I am using watchdog to monitor .less file change events on OS X. If I change the contents of a .less file with TextMate or Sublime Text the modification event is captured. However, if I edit the content with vim no file modification event is fired (but file creation events for files created with vim are captured). I have seen the same behaviour with FSEvents and kqueue (both of which I have practically zero knowledge of).

I wonder can anybody explain this behaviour?

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    Does vim write to a temp file, then rename the temp file to the name of the file you're working on? – mkb Sep 29 '11 at 1:38
  • That may be something to do with it. The only spanner in the works is that when I mv a file it triggers a move/rename event. I wonder why vim's save doesn't do that? Nothing events are fired when I write from vim. I can see .swp files beings created when I begin editing though. – John Keyes Sep 29 '11 at 1:46

Vim normally does not create a temporary file and then rename it. This is so that filesystem aspects such as links (both soft and hard) are preserved when writing files. This is discussed briefly in the Writing section of the Vim documentation, with further information in the 'backupcopy' option documentation.

Your file change events might be limited to changing directory entries.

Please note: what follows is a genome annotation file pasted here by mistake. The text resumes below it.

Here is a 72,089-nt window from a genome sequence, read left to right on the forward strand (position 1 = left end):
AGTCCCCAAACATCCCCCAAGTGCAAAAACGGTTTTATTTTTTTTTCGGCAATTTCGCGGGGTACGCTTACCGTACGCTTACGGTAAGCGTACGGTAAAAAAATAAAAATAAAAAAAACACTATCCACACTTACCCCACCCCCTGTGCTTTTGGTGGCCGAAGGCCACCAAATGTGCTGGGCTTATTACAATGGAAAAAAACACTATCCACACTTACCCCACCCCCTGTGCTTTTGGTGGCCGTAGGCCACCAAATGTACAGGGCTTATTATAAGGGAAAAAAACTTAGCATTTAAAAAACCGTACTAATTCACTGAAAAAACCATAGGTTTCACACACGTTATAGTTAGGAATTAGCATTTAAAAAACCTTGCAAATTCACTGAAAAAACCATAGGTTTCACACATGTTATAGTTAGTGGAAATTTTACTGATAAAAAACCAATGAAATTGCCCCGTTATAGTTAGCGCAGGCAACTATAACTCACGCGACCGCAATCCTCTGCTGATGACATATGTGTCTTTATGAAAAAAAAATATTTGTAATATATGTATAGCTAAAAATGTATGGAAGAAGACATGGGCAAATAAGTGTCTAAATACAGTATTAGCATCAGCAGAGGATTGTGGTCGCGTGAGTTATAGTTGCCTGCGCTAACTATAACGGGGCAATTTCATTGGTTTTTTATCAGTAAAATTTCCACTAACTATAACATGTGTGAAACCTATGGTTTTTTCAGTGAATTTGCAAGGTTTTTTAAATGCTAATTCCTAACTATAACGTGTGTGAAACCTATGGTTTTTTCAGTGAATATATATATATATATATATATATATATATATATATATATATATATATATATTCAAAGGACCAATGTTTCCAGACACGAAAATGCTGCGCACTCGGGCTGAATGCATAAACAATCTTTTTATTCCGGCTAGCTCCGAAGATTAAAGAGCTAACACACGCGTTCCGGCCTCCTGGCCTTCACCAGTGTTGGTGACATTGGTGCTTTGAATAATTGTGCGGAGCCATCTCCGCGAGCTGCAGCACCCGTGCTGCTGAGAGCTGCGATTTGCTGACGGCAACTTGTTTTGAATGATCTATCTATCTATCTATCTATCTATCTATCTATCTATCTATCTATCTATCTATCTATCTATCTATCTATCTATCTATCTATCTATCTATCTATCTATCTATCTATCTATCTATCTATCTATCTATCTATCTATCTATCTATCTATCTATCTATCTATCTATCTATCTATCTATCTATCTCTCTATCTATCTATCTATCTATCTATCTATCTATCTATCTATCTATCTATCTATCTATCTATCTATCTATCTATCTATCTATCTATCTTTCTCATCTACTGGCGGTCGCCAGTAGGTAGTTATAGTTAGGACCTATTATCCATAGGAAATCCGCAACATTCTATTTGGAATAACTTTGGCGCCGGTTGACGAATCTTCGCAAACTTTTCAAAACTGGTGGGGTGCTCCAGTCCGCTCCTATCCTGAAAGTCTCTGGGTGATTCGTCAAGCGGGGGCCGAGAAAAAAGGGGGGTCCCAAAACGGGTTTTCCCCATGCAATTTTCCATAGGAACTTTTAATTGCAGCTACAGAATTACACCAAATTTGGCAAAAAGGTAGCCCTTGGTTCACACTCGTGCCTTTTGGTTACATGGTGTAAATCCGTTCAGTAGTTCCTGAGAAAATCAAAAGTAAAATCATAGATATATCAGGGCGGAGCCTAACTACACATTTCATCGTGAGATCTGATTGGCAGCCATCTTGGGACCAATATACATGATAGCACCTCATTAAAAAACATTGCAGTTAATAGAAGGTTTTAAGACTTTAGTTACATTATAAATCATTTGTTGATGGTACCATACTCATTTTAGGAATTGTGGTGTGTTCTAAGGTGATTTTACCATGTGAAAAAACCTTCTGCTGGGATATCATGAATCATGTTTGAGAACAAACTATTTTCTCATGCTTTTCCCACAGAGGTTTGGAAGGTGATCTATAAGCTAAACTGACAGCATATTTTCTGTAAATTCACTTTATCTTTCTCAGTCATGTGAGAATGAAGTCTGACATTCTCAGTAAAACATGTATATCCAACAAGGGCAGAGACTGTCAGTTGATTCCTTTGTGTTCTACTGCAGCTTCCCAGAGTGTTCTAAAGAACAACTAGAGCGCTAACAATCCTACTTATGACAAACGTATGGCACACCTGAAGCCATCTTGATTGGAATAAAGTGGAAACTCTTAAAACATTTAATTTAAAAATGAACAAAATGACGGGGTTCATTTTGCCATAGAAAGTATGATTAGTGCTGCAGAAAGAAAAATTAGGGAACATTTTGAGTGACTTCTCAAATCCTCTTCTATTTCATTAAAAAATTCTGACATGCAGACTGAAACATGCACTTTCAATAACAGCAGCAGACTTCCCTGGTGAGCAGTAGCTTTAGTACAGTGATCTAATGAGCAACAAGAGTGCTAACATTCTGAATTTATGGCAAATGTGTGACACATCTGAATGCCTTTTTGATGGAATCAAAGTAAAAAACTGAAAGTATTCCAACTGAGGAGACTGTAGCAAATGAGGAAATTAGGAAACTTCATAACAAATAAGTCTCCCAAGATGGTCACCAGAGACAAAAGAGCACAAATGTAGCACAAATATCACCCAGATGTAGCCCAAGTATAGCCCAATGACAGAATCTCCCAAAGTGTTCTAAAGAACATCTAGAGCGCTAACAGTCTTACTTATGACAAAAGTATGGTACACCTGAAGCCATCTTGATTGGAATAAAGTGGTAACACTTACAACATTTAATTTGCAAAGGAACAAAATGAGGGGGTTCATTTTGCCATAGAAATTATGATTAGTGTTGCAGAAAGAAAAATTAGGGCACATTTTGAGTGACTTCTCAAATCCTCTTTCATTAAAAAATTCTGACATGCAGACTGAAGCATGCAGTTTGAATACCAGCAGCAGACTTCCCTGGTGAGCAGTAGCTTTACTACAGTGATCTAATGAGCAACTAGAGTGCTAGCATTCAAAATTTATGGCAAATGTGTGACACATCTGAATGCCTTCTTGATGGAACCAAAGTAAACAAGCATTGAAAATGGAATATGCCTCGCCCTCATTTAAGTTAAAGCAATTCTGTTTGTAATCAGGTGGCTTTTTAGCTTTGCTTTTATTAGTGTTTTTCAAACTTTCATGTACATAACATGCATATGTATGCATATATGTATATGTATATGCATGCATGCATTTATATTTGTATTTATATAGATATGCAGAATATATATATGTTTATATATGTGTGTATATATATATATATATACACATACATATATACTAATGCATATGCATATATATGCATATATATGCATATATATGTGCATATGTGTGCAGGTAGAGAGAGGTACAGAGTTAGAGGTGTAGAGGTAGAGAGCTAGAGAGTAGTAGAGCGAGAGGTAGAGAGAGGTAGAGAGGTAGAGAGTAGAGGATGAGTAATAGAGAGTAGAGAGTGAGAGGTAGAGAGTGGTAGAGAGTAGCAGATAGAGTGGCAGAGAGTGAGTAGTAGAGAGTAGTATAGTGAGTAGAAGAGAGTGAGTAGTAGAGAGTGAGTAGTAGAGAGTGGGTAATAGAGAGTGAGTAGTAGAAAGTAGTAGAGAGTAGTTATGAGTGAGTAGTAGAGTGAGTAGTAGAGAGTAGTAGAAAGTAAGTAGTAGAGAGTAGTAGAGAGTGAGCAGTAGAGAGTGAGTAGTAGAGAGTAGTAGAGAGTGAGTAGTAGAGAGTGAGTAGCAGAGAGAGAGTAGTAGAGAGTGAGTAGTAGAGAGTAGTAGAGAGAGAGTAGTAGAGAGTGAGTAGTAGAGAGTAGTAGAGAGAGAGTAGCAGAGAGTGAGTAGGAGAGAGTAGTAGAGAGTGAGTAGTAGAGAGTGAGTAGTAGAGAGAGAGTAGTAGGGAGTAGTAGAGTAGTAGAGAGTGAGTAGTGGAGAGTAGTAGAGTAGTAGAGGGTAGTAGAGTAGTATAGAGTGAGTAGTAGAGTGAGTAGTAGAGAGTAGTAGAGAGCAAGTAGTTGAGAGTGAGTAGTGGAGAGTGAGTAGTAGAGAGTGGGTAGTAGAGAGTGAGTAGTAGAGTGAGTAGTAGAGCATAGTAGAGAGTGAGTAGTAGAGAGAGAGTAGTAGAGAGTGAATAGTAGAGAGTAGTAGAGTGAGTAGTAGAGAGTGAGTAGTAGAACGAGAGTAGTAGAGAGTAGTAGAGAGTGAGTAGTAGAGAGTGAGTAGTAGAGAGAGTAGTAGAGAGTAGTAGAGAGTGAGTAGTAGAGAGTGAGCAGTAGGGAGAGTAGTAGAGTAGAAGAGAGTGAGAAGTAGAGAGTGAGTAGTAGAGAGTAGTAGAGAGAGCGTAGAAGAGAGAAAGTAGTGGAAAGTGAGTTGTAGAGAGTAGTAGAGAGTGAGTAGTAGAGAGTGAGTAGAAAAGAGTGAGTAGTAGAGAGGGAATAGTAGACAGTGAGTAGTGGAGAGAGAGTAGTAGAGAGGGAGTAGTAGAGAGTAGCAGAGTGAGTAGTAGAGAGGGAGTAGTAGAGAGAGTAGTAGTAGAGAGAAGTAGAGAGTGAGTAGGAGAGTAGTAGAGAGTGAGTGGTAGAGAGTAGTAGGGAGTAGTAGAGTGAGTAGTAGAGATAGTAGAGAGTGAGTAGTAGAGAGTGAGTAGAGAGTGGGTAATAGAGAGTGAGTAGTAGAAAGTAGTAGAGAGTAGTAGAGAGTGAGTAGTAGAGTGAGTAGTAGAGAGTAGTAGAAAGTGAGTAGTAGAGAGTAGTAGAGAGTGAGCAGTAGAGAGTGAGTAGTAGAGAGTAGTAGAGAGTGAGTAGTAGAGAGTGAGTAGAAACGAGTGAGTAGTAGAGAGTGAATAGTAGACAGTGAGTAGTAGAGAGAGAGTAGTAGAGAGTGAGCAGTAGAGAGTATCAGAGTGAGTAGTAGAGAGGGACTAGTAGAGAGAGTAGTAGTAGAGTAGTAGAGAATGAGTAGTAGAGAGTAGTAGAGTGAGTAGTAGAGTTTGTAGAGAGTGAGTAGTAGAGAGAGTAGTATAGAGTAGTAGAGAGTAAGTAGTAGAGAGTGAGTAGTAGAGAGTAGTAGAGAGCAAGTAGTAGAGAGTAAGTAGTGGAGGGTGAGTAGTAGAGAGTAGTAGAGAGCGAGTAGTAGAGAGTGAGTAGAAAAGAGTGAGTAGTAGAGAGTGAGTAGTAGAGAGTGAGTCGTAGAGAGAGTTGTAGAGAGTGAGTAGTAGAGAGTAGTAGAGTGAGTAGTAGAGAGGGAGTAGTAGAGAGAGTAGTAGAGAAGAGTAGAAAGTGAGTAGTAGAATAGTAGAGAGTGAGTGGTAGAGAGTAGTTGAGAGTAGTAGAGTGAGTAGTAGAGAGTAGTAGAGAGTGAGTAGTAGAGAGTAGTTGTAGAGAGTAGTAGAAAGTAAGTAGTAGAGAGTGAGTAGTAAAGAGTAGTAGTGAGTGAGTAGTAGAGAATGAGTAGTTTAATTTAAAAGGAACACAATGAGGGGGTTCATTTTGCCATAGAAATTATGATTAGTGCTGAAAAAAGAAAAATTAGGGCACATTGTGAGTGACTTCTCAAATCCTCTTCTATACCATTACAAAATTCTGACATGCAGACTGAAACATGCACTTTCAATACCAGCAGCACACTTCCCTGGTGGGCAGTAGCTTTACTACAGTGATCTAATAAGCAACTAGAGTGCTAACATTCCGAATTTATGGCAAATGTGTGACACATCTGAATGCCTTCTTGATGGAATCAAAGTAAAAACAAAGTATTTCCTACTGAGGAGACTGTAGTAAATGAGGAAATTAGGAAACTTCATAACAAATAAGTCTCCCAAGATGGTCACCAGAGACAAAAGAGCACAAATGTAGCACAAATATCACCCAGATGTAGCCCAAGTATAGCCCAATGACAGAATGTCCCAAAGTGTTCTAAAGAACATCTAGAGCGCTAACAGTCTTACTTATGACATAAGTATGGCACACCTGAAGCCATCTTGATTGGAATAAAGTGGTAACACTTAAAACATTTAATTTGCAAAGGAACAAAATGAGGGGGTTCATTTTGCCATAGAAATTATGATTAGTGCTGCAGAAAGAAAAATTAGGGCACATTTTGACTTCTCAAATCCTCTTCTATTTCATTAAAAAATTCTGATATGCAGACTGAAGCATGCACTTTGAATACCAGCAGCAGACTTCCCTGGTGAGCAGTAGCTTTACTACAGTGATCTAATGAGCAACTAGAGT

• Thanks for the information Greg. As I mention above though, I can see the file events when I edit with TextMate or Sublime Text. – John Keyes Sep 29 '11 at 1:56
  • It sounds like those editors write files in a different way than Vim does (perhaps similar to setting the backupcopy option to no in Vim). – Greg Hewgill Sep 29 '11 at 1:57
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    I set the following: set nobackup, set noswapfile, set nowritebackup; and the modified events were fired. – John Keyes Sep 29 '11 at 2:04
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    FYI, this is documented in the README on github that you linked to. – dicato Oct 5 '11 at 20:19
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    For posterity finding this, I believe set backupcopy=yes is the key piece: force Vim to write to the original file, not copying it as the backup and writing to a new file. This allows you to keep set backup and set writebackup if you prefer. swapfile is irrelevant here. – ches Jun 16 '16 at 11:22

On Watchdog's readme there is a section specifically targeting the problem you describe: About using watchdog with editors like Vim. It is suggested to use set noswapfile in your ~/.vimrc.

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